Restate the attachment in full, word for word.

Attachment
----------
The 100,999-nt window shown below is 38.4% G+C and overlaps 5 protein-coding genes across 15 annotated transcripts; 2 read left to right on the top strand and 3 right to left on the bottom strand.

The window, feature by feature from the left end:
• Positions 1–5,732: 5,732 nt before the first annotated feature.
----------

The 100,999-nt window shown below is 38.4% G+C and overlaps 5 protein-coding genes across 15 annotated transcripts; 2 read left to right on the top strand and 3 right to left on the bottom strand.

The window, feature by feature from the left end:
• Positions 1–5,732: 5,732 nt before the first annotated feature.